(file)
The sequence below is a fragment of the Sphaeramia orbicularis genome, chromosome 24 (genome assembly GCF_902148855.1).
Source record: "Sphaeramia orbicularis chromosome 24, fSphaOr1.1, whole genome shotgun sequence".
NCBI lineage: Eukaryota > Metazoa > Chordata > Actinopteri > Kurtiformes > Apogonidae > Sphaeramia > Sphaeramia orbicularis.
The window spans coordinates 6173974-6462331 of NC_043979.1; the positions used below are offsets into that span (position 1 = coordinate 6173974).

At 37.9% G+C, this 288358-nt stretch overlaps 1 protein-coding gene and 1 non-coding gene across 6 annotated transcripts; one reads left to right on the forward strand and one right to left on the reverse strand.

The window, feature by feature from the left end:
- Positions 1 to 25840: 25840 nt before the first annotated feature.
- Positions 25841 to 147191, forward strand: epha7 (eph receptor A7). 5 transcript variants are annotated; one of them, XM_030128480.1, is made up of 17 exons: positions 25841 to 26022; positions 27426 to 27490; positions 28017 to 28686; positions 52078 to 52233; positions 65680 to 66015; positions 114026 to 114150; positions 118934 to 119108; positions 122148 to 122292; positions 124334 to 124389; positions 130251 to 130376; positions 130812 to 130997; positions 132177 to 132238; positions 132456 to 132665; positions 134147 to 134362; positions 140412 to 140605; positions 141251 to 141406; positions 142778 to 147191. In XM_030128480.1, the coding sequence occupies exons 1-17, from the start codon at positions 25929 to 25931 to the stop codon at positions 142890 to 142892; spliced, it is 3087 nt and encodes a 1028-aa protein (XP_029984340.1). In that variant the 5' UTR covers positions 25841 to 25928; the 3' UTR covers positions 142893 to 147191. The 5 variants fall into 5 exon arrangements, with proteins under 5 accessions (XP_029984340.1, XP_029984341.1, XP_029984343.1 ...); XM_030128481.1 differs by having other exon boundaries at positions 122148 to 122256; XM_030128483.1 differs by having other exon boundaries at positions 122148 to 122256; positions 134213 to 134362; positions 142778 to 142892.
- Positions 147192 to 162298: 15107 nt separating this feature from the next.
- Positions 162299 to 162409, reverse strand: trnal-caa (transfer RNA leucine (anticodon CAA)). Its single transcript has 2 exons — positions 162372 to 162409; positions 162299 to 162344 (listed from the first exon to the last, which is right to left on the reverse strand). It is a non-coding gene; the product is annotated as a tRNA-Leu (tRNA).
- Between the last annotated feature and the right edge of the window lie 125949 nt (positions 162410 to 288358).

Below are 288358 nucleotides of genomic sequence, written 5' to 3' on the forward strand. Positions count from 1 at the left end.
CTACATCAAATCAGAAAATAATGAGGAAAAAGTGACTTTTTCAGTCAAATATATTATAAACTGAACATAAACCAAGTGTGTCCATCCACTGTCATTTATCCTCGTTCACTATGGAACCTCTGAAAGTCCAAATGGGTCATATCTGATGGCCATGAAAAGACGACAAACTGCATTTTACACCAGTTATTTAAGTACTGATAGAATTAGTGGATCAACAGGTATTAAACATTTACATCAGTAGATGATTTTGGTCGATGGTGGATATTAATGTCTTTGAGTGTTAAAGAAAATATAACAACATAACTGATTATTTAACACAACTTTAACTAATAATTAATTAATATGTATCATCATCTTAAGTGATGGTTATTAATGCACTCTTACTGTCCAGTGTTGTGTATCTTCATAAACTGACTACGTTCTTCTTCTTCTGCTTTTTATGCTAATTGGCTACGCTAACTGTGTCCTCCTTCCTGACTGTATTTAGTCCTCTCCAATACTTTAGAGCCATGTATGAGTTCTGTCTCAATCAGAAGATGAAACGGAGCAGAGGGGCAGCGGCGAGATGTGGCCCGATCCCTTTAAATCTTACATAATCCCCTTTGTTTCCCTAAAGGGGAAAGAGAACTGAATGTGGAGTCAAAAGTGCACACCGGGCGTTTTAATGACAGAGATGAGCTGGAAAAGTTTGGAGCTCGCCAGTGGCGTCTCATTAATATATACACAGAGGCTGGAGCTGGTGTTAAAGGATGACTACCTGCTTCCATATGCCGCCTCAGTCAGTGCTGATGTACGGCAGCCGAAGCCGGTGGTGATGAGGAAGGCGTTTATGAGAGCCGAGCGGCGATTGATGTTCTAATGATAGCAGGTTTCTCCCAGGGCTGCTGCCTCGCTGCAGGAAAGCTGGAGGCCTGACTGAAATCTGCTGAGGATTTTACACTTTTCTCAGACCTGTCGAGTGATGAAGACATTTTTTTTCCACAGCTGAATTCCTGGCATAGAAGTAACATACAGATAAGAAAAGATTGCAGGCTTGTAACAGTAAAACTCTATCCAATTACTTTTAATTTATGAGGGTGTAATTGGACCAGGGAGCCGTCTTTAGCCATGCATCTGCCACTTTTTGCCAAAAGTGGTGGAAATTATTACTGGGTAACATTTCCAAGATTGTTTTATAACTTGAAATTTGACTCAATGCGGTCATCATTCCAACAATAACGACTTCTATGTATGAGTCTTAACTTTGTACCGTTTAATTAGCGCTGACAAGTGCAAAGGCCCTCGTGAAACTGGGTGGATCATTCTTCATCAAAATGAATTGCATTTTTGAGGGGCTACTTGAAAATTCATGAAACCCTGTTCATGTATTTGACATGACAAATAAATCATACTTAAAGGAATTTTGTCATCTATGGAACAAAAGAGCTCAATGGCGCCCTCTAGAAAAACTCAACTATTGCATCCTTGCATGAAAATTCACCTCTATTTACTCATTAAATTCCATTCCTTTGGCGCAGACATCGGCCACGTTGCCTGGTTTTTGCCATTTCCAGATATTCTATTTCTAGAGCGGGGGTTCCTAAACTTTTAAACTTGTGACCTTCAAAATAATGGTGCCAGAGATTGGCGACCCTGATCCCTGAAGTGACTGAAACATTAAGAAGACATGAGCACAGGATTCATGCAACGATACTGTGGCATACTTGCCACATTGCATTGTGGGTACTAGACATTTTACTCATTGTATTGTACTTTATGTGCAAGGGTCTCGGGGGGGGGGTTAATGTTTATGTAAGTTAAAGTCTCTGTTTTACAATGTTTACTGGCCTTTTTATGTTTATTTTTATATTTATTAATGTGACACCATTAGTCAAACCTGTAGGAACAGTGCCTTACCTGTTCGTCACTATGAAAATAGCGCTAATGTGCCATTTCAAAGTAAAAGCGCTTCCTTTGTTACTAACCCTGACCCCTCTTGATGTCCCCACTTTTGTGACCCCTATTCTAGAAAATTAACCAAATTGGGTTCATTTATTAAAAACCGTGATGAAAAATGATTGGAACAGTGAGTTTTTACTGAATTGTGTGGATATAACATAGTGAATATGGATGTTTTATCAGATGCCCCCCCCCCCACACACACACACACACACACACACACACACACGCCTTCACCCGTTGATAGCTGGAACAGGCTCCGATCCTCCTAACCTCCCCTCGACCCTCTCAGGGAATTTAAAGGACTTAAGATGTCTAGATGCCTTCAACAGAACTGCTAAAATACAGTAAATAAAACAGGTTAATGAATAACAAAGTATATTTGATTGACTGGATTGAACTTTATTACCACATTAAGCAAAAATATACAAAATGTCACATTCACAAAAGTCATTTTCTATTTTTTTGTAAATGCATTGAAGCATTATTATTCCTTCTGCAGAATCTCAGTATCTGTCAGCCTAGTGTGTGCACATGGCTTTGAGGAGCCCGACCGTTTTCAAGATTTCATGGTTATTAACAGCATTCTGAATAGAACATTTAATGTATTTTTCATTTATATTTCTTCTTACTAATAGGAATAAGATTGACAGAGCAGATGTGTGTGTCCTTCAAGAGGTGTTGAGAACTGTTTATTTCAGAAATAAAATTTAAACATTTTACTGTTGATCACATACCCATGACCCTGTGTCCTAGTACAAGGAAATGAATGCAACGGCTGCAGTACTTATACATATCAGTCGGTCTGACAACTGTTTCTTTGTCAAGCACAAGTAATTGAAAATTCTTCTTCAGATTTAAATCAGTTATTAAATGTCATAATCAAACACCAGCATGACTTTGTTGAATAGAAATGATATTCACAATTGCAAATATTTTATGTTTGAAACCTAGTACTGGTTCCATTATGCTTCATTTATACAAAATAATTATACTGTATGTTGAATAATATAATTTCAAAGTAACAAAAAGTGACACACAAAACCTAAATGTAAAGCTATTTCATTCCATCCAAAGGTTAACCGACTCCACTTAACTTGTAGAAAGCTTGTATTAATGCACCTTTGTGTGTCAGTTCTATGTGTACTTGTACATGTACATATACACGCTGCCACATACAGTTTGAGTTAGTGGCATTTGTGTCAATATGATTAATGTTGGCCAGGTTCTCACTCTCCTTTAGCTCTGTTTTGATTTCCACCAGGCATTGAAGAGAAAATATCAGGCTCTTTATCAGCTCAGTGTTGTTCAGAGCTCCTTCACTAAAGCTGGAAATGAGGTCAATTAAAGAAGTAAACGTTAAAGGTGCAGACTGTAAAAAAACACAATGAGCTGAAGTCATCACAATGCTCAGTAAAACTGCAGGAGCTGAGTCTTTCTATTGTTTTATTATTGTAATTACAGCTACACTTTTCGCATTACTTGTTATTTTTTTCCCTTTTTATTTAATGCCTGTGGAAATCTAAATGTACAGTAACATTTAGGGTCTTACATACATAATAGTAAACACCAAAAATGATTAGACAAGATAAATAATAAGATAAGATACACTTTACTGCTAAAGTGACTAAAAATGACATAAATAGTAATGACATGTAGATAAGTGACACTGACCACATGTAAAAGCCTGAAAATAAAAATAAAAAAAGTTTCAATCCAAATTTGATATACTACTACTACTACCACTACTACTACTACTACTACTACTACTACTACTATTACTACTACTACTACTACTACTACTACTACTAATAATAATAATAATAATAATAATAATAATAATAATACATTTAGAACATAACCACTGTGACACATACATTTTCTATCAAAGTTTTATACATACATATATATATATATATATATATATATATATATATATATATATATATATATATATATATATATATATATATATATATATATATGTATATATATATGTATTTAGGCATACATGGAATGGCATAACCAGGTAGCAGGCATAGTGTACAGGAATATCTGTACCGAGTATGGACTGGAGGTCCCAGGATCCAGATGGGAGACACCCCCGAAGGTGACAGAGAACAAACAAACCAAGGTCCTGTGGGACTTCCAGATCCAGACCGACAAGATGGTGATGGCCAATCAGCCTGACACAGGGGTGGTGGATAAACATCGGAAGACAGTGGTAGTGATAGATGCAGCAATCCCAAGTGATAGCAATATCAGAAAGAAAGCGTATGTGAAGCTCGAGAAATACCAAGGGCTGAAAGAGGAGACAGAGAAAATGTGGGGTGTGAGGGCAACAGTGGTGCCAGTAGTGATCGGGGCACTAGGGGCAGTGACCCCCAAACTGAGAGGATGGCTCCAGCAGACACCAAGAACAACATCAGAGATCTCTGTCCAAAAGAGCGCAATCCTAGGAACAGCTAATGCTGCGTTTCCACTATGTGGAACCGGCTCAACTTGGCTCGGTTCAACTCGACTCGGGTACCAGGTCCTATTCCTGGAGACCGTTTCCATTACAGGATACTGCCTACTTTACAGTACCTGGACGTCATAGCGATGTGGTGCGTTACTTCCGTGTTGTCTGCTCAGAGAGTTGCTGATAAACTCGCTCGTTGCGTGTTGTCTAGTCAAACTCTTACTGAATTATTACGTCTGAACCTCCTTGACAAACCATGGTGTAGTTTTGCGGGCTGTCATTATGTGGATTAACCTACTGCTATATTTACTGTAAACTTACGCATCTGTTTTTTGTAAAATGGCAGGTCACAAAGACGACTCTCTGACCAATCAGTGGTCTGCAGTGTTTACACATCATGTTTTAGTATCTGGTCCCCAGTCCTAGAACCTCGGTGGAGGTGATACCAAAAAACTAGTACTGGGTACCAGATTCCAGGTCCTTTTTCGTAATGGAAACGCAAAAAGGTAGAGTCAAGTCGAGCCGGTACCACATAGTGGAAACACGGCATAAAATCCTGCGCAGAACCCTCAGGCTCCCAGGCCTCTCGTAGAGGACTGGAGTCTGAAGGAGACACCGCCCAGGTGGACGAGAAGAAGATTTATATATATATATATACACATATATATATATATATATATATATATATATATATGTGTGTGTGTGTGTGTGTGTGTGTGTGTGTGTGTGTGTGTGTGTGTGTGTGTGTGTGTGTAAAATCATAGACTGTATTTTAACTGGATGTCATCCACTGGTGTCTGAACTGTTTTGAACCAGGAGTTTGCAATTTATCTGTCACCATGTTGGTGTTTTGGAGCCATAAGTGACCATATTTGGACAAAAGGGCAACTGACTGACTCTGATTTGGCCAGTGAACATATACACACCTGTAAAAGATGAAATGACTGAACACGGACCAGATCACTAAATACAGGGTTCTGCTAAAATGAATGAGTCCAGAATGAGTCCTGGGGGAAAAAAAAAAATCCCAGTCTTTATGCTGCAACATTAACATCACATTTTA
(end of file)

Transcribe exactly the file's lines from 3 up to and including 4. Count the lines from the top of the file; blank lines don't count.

NCBI lineage: Eukaryota > Metazoa > Chordata > Actinopteri > Kurtiformes > Apogonidae > Sphaeramia > Sphaeramia orbicularis.
The window spans coordinates 6173974-6462331 of NC_043979.1; the positions used below are offsets into that span (position 1 = coordinate 6173974).